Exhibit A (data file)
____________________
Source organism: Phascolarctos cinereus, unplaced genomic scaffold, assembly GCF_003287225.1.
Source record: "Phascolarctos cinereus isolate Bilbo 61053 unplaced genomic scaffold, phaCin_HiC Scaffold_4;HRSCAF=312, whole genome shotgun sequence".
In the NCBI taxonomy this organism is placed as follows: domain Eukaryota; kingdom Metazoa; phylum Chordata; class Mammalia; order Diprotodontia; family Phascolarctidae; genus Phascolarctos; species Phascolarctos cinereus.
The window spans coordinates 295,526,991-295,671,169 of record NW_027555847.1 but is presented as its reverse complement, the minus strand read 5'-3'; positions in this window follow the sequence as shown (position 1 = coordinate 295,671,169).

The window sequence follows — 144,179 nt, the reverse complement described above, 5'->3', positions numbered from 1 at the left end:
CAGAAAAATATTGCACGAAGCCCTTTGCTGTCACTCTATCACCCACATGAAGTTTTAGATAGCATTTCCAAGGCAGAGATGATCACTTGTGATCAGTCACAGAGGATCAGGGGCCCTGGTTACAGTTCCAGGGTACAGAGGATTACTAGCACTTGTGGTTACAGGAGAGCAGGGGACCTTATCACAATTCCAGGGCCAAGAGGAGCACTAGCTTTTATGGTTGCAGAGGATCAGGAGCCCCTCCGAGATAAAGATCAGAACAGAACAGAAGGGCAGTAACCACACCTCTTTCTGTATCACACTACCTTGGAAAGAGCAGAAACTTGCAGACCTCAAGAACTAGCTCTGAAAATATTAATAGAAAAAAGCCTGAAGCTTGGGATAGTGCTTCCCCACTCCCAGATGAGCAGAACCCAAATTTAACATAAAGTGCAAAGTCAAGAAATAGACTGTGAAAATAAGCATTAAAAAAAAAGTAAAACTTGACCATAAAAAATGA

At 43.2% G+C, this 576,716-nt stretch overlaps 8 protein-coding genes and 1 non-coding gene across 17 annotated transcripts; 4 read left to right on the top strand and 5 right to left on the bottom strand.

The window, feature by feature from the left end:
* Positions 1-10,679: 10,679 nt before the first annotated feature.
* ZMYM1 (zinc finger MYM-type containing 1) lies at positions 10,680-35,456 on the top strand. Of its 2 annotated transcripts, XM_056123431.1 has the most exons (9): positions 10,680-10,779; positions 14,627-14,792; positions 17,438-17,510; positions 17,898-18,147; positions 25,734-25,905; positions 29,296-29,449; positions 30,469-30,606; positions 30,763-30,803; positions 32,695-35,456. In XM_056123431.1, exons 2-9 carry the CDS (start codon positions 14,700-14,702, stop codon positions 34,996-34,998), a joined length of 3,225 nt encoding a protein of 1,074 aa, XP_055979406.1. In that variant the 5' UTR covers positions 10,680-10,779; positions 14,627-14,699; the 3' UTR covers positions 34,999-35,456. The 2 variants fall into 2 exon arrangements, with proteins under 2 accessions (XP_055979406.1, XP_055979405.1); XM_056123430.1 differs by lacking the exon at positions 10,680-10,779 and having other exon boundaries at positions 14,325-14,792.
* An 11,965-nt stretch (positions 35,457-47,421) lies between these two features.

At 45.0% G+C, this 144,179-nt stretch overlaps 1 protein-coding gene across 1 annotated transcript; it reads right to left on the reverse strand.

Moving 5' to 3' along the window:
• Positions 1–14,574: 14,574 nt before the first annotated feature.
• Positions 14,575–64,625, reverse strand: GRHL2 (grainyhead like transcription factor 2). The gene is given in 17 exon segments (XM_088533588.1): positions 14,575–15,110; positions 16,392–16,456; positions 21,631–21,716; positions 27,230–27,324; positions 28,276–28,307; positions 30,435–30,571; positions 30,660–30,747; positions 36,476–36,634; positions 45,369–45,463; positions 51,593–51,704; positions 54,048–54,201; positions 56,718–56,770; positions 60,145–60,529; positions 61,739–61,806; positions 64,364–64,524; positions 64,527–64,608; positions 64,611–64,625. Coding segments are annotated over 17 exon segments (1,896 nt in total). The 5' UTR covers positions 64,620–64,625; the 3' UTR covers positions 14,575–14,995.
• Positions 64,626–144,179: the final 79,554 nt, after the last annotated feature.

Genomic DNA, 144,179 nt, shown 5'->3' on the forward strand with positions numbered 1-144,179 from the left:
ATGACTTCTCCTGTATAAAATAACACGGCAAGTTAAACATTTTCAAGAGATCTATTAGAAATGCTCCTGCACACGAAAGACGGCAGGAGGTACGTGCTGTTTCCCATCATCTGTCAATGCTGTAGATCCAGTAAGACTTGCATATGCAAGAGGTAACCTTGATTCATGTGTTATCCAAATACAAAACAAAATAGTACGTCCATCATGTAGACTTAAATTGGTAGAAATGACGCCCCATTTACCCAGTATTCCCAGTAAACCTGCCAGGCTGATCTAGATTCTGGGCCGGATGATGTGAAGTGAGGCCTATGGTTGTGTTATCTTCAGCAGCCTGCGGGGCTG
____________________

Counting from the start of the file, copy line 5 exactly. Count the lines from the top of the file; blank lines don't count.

The window sequence follows — 144,179 nt, the reverse complement described above, 5'->3', positions numbered from 1 at the left end: